What are the dangers of proteinuria in nephrotic syndrome patients?
In patients with nephrotic syndrome, one is a symptom of the most a large number of urine protein, urine protein is not only due to the loss of a large number of protein, and urinary protein in glomerular and renal tubular will cause damage, resulting in renal fibrosis. Studies have shown that the occurrence of urinary protein is the first independent risk factor for uremia. The biggest hazard of urine protein is that it can destroy the kidneys and cause uremia. So, what are the specific hazards of urine protein?
First of all, the urinary protein toxicity of the membrane
In renal failure model, can be observed in the accumulation of serum protein in mesangium, aggregation of these macromolecules in the mesangial area can cause mesangial cell damage, proliferation of the mesangial matrix increased synthesis, resulting in glomerulosclerosis. In the nephrotic model, urinary protein contains low density lipoprotein (LDL) and very low density lipoprotein (VLDL) apolipoprotein B and apolipoprotein A deposits, and these aggregates eventually lead to glomerulosclerosis.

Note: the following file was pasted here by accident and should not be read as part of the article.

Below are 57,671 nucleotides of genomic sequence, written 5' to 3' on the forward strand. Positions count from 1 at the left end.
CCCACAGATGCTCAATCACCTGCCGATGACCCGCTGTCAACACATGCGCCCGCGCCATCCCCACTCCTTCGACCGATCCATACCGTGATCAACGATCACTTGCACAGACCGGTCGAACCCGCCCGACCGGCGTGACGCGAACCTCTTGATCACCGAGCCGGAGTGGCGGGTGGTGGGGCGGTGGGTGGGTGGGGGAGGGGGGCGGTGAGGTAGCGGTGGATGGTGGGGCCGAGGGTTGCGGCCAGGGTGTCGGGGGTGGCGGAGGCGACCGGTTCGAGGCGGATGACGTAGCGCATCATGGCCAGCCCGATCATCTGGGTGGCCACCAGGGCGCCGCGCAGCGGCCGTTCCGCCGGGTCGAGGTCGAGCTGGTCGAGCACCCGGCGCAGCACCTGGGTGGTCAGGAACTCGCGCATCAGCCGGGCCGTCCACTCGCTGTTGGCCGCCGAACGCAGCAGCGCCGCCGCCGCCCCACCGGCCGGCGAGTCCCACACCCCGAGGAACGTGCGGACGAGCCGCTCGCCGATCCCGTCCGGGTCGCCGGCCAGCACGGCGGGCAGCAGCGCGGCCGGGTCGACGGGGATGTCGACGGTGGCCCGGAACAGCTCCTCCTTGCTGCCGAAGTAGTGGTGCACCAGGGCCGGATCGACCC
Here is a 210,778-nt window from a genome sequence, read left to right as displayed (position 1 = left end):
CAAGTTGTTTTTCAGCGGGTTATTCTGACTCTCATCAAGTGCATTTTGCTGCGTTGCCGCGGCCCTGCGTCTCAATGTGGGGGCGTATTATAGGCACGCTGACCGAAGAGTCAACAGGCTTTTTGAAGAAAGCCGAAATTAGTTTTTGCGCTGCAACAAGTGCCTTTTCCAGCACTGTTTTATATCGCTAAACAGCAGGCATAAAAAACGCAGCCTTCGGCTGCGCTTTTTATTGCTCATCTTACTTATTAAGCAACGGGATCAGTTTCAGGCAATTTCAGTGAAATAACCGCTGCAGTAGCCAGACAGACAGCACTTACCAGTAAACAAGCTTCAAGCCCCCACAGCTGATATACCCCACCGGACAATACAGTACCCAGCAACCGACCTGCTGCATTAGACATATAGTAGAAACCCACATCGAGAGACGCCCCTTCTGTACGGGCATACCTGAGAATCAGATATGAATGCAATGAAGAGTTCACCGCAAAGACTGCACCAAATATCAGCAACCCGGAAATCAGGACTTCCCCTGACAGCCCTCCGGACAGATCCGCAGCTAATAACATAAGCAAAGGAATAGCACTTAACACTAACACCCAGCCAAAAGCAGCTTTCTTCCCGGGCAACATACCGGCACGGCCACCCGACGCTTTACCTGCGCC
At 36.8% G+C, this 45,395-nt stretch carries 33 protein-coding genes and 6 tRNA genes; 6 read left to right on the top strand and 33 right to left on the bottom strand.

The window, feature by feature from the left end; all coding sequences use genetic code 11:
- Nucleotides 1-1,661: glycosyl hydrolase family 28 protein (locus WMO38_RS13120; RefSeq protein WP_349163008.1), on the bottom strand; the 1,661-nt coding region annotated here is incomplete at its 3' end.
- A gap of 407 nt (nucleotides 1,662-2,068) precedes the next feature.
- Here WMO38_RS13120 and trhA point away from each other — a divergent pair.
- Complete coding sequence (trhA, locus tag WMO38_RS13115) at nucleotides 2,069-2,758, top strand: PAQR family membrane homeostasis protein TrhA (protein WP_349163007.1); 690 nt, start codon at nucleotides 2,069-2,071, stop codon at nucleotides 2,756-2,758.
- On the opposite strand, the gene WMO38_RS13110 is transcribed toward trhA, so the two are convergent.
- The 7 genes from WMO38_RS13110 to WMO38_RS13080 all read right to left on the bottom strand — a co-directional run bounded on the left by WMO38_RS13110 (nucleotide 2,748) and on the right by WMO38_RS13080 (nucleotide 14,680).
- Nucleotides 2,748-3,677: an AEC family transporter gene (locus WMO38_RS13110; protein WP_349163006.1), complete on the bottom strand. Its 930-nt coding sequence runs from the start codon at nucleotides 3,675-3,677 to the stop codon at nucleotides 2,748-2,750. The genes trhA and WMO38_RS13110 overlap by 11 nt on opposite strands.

Secondly, the toxic effects of urinary protein on proximal convoluted tubule cells
When the occurrence of urinary protein, protein in renal tubular epithelial cells into lysosomes increased, the activity increased, suggesting that the lysosomal protein spilled into the tubular cytoplasm, subsequent cell injury can stimulate inflammation and scar formation.
Thirdly, the biological changes of tubular cells induced by urinary protein
In general, many renal diseases with proteinuria appear to have an overgrowth of cells, which represents a non adaptive response that can lead to kidney failure. More and more evidence that the protein can be directly regulating tubular cell function, change the growth characteristics and phenotypic expression of cytokines and matrix protein, can lead to the release of PDGF and FN tubular basement side and MCP-1 induced fibrosis.
Finally, proteinuria results in increased tubulointerstitial hypoxia
Urinary protein reabsorption, digestion of large amounts of protein requires extra energy, can cause tubular cells hypoxia, resulting in tubular cell damage.
Comprehensive content of the above shows that the absence of urinary protein is very unfavorable for patients with nephrotic syndrome, so attention should be paid to timely treatment. If you have any further questions, please contact our online doctor or leave a message for us. We will reply to you as soon as possible.
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